Q: My nearly 3-year-old daughter still uses a pacifier to fall asleep for her naps and at night. Otherwise she doesn’t use it. I’ve gotten conflicting advice about whether this will cause orthodontic problems in the future. I’m loath to take the pacifier away from her since it’s such a limited use and it really does soothe her and help her fall asleep.  — Via email

A: Many orthodontic problems are genetic, and the development of a child’s teeth, bite and facial bone structure changes over time. It may be impossible to know whether a misaligned bite would have emerged even if a child hadn’t used a pacifier.

Sometimes, stopping pacifier use appears to correct bite problems. You can have your child’s pediatric dentist take a look, but it may be tough to predict the future of problems identified now unless they’re severe.

Researchers compare groups of children who use pacifiers to those who don’t. Studies rely on parents’ reports and must track the children over years. Results may be complicated by habits that aren’t always reported — for example, children’s finger- and thumb-sucking.

Many studies report that bite misalignments are more common in children who use pacifiers, and that some problems (particularly posterior cross bites) are likelier with longer duration of pacifier use, markedly so after age 4.

Along with research limitations, deep-seated prejudices also come into play. Sometimes pacifiers seem to be misused as “plugs” to keep a child quiet.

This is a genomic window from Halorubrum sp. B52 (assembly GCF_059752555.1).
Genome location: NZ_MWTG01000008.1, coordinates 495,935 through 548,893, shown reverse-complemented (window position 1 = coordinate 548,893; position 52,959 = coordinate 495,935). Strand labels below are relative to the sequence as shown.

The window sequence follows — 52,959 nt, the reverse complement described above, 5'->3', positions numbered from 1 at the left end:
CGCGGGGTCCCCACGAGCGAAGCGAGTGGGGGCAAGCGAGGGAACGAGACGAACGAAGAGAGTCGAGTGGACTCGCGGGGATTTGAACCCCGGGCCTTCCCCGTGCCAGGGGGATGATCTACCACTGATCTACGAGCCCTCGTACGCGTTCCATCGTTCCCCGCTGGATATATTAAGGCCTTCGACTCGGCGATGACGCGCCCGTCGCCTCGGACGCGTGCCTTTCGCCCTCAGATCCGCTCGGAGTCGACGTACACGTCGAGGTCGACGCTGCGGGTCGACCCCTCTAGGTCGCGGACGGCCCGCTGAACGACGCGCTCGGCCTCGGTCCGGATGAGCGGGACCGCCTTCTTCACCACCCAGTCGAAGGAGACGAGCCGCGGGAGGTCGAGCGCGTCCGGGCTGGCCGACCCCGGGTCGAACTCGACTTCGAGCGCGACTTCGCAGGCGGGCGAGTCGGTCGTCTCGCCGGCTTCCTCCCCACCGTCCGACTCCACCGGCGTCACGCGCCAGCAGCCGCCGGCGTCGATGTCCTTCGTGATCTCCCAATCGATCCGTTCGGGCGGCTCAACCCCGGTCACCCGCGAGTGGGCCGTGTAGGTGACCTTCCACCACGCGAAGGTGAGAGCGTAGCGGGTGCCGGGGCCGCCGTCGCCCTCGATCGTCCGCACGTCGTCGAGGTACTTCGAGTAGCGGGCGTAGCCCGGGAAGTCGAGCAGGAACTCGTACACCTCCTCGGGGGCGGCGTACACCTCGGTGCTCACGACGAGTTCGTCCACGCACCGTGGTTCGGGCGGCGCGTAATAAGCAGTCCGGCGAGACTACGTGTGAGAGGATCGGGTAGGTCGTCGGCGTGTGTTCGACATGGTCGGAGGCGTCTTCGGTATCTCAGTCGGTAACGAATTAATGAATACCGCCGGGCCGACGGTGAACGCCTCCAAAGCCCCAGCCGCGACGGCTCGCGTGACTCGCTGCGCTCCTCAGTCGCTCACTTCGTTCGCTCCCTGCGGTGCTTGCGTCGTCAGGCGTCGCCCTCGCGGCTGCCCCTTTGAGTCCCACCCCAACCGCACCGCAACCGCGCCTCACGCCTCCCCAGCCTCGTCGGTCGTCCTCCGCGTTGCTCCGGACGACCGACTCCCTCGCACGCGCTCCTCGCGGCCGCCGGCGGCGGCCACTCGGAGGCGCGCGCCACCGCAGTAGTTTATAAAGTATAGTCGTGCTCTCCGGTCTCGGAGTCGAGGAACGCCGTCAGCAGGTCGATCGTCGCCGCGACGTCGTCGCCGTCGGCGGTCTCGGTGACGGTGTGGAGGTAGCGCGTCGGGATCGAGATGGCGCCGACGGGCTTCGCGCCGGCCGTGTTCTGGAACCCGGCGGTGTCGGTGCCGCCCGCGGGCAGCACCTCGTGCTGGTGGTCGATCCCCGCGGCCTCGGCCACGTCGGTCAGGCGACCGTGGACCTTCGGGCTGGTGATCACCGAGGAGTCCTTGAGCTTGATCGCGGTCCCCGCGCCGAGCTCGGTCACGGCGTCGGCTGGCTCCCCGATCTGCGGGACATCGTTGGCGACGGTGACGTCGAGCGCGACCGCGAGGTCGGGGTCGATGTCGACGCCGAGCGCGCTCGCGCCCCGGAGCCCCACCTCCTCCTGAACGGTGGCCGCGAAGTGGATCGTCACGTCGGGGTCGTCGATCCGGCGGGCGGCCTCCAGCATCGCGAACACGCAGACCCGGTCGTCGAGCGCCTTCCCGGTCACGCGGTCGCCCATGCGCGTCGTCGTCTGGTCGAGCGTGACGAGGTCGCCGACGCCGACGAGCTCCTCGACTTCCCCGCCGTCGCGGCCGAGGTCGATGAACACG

When the pacifier becomes a kind of panacea for a child’s distress, there is cause for concern. The pacifier may keep parents from learning to offer a broader range of responses. It may interfere with the child’s learning other ways to soothe herself and even to understand and express her own discomfort.

Some adults may be troubled to see young children soothe themselves. Sucking a pacifier may seem “babyish” and lead to fears that the child will never stop. It is reassuring to see a child move ahead on her developmental pathway and discouraging to watch her hold onto or even revert to an old behavior.

Adults may worry that pacifiers, thumbs, bedraggled blankets and beloved stuffed animals are “crutches.” Children are often pushed to give up such habits before they’re ready — before they’ve mastered other ways of handling feelings of distress.

One simple guideline: If you try to take away a pacifier, or stop a child from sucking her thumb or fingers, you are likelier to reinforce the behavior. Instead, you can make the pacifier available as little as possible.

Once your 3-year-old is sound asleep, you may be able to ease the pacifier out of her mouth.

Try this: Introduce a “lovey,” a soft bit of cloth or favorite doll that she can hold as she goes to sleep — while she sucks on her pacifier. This will help her rely less on the pacifier.

Questions or comments should be addressed to Dr. T. Berry Brazelton and Dr. Joshua Sparrow, care of The New York Times Syndicate, 620 Eighth Ave., 5th Floor, New York, N.Y. 10018. Questions may also be sent by email to:

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— New York Times Syndicate